Malpua to dahi chicken: Chefs on Holi delicacies they fondly remember from their childhood

Pooja Pillai
Holi celebration, Holi sweets, Holi festival, Holi in India, thandai, gujiyas, indian express news, indian express talk

Holi Special Malpua

While thandai and gujiyas may be an indispensable part of the feasting associated with Holi across the Gangetic plains in India, the menu of the feast varies from region to region. In Rishikesh Rai’s hometown of Durgawati, Bihar, one of the must-have dishes on Holi was the Khade Masale Ka Gosht cooked by his aunt. “This was some 28-29 years ago. The mutton was fresh, the spices were handground and it was all cooked on an open fire. The taste cannot be replicated in a modern kitchen,” says Rai, executive chef, Vivanta New Delhi, Dwarka. “Even the thandai was made fresh, with the masalas being ground by a man seated on a stool. He would keep churning out the thandai masala, which would be mixed with milk for us kids, and with bhaang for the adults,” he recalls.

Nearly every family ends up forming its own food traditions. When Aditya Jha was growing up, the one dish that invariably formed a part of Holi lunch was the Dahi Chicken cooked by his maternal grandmother. “I can’t recollect a single Holi when I didn’t eat the dish,” he says, “My grandmother would visit us every Holi and the celebration was simply not complete without this dish.” That is why, when Jha, who is the head chef at In-Q, The Manor, Delhi, prepared a Holi-special menu for his restaurant this year, he insisted on including the dish. “Of course, it’s a little different from how my grandmother used to make it. She would get a desi chicken and bones and all, would braise it in a yogurt-based sauce. There was no need to add stock. I soak chicken breasts in buttermilk to make the meat more tender and then caramelise it. The sauce recipe, however, is the same,” he says.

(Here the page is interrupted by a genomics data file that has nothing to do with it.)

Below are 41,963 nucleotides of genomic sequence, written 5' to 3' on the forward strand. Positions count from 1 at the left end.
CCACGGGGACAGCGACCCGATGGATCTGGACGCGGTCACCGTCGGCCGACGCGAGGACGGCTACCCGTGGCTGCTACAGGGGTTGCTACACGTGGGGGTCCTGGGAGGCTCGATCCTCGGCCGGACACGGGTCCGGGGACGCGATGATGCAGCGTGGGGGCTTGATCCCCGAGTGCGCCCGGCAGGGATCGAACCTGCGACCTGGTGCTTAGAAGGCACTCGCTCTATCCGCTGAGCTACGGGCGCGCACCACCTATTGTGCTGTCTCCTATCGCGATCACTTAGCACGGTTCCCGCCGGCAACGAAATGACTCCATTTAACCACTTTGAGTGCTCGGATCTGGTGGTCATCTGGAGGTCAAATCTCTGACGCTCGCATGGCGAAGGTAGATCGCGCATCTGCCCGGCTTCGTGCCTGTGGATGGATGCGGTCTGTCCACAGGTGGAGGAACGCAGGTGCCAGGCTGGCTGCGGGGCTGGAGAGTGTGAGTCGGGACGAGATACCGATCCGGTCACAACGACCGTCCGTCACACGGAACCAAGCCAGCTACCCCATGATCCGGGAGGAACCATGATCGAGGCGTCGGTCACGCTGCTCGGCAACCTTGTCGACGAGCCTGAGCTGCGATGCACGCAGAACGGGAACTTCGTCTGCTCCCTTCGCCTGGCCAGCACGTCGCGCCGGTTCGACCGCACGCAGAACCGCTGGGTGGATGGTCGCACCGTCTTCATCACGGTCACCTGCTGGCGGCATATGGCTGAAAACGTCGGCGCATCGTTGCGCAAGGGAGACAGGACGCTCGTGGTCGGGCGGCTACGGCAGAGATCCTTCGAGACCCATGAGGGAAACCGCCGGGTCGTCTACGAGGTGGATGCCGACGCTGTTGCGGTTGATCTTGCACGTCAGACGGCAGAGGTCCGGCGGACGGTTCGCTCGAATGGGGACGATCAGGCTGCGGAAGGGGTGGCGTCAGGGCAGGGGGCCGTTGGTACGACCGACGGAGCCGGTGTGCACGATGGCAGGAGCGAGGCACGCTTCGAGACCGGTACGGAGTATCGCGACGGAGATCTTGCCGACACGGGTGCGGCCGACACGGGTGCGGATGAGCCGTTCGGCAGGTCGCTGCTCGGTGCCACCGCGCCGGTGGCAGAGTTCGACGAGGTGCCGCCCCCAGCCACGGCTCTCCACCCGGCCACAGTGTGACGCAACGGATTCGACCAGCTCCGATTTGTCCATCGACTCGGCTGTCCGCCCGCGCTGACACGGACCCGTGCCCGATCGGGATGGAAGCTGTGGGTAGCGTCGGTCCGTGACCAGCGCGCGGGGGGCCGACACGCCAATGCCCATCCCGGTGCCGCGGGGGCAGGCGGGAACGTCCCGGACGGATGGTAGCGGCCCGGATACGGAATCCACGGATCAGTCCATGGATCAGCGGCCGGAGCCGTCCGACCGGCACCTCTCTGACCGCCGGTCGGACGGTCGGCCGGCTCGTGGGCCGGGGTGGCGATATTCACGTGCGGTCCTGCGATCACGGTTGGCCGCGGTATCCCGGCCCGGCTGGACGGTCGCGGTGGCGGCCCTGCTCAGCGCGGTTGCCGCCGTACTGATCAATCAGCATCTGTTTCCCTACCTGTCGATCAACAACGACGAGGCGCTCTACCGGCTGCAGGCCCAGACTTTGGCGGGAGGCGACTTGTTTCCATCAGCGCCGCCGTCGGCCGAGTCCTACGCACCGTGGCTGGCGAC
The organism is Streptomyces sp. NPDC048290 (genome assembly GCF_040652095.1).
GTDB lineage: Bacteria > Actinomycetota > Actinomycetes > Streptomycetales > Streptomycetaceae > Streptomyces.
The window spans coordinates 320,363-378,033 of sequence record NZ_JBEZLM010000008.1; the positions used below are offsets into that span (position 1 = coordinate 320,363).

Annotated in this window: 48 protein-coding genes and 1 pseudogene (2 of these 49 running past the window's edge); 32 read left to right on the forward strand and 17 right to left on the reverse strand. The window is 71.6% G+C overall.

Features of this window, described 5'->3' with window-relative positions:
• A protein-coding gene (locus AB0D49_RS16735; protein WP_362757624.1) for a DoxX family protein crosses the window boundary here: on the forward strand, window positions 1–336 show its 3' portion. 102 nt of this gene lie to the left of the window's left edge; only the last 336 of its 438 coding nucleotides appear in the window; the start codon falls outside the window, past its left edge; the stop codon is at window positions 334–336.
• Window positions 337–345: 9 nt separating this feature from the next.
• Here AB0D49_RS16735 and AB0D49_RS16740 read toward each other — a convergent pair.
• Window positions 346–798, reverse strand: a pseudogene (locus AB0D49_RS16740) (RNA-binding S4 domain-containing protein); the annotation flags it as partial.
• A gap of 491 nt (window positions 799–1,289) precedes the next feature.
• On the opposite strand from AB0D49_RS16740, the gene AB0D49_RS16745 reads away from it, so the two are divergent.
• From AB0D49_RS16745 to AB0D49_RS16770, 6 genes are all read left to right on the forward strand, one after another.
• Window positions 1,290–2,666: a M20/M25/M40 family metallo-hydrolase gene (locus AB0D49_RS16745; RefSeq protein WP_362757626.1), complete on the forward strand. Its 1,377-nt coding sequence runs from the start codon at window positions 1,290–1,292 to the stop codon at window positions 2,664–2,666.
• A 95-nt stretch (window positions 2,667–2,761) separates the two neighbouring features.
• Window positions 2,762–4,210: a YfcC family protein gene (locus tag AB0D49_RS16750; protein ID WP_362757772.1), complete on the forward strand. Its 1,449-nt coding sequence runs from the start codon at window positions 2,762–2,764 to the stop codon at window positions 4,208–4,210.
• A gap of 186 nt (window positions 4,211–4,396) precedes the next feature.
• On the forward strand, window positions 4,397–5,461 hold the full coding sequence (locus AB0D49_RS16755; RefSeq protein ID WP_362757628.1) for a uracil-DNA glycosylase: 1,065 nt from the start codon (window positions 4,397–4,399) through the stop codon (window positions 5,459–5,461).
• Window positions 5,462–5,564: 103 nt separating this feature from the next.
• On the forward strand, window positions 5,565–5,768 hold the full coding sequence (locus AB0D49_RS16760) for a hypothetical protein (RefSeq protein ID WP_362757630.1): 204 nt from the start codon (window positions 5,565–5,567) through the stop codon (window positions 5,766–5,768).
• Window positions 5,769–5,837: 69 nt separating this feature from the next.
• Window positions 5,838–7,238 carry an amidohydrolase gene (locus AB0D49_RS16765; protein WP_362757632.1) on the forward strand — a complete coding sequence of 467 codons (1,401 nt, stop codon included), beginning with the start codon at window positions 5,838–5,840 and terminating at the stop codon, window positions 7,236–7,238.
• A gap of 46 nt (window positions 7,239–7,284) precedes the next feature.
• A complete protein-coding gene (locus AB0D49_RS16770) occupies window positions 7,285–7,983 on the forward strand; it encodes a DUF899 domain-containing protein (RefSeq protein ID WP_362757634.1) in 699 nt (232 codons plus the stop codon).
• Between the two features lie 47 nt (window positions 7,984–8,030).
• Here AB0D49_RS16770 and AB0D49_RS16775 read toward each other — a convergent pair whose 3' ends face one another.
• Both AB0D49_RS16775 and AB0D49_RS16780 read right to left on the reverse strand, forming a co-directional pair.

Friends and families would gather to eat the festival delicacies, such as at Ashish Singh’s home, where the fruit-based malpua (pictured, top) was a huge hit. “My mom and grandmom would use bananas and suji to make it. There was very little maida. And they would vary it, based on what people wanted — sometimes adding sultanas, sometimes apples,” says Singh, corporate chef, Dhansoo Cafe, Delhi. Zoheb Qureshi, executive chef, Namak Mandi, Delhi, remembers similar gatherings during Holi at the family home in Lucknow, where his mother and grandmother perfected the art of honey-dipped baked gujiyas. “Being a Muslim family, we don’t traditionally celebrate the festival, but it was a time for us to meet all our friends, and everyone would come together at our house and feast on the gujiyas,” he says.

Holi Special Malpua

By Ashish Singh, corporate chef, Dhansoo Cafe, Delhi


For the batter

Milk: 1 cup
Semolina: ½ cup
Sugar: ½ cup
Banana: 1 piece
Refined flour: ¼ cup
Fennel seeds: 1 gm

For honey syrup

Honey: 200 gm
Water: 100 ml
Cardamom powder: a pinch
Saffron: 0.2 gm

For rabri

Milk: 500 ml
Khoya: 150 gm
Pistachios: 15 gm
Sugar: 75 gm

Method: Make the honey syrup by mixing honey with water. Add crushed cardamom powder and saffron strands.